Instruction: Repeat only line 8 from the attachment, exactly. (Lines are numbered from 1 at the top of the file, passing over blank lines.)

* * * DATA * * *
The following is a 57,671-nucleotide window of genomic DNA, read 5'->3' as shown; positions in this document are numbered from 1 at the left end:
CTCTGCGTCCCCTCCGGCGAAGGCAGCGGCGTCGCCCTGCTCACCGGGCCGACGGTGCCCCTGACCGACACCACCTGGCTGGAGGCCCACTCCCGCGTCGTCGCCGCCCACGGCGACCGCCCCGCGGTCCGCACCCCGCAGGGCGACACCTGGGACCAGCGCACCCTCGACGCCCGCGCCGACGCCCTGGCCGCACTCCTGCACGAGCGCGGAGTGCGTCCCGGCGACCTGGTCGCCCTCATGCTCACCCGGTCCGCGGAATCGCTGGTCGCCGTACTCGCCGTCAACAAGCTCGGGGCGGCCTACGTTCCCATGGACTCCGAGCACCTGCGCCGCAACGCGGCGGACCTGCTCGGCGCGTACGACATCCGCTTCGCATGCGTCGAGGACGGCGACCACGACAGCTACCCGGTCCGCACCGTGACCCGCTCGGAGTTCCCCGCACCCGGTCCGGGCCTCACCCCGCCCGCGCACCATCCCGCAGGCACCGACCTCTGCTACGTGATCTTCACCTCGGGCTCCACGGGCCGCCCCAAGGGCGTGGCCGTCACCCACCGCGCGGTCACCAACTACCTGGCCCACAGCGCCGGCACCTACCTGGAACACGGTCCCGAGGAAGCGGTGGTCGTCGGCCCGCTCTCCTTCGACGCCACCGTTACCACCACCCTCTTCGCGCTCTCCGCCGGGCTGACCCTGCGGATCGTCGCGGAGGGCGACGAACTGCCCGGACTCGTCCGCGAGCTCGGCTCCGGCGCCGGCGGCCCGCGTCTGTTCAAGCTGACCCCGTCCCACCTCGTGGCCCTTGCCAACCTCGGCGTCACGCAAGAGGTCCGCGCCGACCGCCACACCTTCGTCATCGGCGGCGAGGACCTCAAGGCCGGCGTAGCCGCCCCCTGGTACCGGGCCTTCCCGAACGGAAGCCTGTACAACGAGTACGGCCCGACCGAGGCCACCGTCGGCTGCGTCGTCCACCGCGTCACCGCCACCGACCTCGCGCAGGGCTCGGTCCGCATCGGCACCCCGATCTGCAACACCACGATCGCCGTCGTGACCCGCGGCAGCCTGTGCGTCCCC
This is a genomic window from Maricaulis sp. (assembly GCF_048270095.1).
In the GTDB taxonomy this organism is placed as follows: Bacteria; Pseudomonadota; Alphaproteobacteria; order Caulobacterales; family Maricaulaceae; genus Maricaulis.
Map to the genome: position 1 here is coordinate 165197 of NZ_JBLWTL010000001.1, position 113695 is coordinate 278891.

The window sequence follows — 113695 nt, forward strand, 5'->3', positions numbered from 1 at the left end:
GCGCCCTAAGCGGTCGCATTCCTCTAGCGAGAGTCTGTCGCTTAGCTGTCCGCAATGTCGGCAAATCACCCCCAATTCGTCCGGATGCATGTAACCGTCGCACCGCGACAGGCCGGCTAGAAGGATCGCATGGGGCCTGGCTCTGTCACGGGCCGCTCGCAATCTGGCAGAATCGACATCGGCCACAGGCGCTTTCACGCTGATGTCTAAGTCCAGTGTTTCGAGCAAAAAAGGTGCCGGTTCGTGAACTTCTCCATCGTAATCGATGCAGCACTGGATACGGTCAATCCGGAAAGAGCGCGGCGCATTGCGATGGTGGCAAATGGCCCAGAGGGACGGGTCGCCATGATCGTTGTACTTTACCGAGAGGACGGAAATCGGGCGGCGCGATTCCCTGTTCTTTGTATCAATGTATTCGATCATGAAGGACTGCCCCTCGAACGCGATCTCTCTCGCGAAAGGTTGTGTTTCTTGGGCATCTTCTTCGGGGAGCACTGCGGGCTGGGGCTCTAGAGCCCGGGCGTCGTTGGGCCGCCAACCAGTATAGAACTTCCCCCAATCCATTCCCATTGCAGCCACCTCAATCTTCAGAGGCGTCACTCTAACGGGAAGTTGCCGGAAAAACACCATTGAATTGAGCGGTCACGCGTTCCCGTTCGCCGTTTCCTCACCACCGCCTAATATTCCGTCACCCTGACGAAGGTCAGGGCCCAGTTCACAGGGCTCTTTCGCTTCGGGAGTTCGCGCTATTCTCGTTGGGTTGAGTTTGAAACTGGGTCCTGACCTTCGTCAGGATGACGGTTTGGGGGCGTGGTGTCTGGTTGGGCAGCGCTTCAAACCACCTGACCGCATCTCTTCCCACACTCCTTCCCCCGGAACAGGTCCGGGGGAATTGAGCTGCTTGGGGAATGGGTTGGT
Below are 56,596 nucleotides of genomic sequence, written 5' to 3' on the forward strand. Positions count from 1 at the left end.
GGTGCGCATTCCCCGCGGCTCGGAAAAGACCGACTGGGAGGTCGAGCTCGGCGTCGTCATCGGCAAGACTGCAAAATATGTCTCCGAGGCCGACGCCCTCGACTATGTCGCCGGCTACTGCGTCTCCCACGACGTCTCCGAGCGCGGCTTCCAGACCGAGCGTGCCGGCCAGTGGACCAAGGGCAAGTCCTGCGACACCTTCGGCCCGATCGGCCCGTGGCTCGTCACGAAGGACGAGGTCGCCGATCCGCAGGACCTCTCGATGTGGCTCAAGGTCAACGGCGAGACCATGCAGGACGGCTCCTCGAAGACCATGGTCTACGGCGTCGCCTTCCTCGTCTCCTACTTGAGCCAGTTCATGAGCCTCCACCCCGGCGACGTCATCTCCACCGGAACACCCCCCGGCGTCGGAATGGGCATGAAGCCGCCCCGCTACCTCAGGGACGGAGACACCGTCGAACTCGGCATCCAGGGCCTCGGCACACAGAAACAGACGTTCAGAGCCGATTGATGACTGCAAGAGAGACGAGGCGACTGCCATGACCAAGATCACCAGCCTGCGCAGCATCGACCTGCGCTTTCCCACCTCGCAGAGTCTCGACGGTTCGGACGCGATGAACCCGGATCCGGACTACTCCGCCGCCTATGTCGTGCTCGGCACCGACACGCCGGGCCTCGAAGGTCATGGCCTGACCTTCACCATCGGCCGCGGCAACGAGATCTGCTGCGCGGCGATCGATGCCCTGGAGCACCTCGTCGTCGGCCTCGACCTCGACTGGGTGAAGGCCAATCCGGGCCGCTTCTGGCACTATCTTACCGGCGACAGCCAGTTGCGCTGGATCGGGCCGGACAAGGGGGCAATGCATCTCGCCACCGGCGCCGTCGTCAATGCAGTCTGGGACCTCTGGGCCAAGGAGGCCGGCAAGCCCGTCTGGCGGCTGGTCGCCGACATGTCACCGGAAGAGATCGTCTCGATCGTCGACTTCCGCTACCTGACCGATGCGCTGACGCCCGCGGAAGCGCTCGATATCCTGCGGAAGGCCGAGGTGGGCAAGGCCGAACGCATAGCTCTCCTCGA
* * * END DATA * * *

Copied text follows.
Below are 56,596 nucleotides of genomic sequence, written 5' to 3' on the forward strand. Positions count from 1 at the left end.